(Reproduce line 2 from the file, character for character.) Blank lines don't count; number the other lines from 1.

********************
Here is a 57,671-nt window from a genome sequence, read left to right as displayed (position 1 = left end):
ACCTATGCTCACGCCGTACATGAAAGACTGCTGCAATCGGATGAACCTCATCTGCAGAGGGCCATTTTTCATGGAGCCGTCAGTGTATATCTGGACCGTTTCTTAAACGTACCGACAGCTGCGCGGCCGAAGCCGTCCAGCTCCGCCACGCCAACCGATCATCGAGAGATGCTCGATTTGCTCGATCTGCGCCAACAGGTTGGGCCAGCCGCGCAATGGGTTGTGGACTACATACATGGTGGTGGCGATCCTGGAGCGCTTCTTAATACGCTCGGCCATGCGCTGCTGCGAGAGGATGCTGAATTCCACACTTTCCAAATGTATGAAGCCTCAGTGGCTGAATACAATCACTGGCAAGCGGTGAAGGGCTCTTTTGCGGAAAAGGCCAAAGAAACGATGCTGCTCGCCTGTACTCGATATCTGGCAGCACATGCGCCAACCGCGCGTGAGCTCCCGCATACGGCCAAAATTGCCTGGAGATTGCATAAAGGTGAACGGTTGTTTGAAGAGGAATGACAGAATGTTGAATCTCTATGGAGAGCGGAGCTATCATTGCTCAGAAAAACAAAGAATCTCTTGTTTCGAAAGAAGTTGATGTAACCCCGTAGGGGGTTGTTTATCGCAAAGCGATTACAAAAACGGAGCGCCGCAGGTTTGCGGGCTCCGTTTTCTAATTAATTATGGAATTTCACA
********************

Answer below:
ACCTATGCTCACGCCGTACATGAAAGACTGCTGCAATCGGATGAACCTCATCTGCAGAGGGCCATTTTTCATGGAGCCGTCAGTGTATATCTGGACCGTTTCTTAAACGTACCGACAGCTGCGCGGCCGAAGCCGTCCAGCTCCGCCACGCCAACCGATCATCGAGAGATGCTCGATTTGCTCGATCTGCGCCAACAGGTTGGGCCAGCCGCGCAATGGGTTGTGGACTACATACATGGTGGTGGCGATCCTGGAGCGCTTCTTAATACGCTCGGCCATGCGCTGCTGCGAGAGGATGCTGAATTCCACACTTTCCAAATGTATGAAGCCTCAGTGGCTGAATACAATCACTGGCAAGCGGTGAAGGGCTCTTTTGCGGAAAAGGCCAAAGAAACGATGCTGCTCGCCTGTACTCGATATCTGGCAGCACATGCGCCAACCGCGCGTGAGCTCCCGCATACGGCCAAAATTGCCTGGAGATTGCATAAAGGTGAACGGTTGTTTGAAGAGGAATGACAGAATGTTGAATCTCTATGGAGAGCGGAGCTATCATTGCTCAGAAAAACAAAGAATCTCTTGTTTCGAAAGAAGTTGATGTAACCCCGTAGGGGGTTGTTTATCGCAAAGCGATTACAAAAACGGAGCGCCGCAGGTTTGCGGGCTCCGTTTTCTAATTAATTATGGAATTTCACA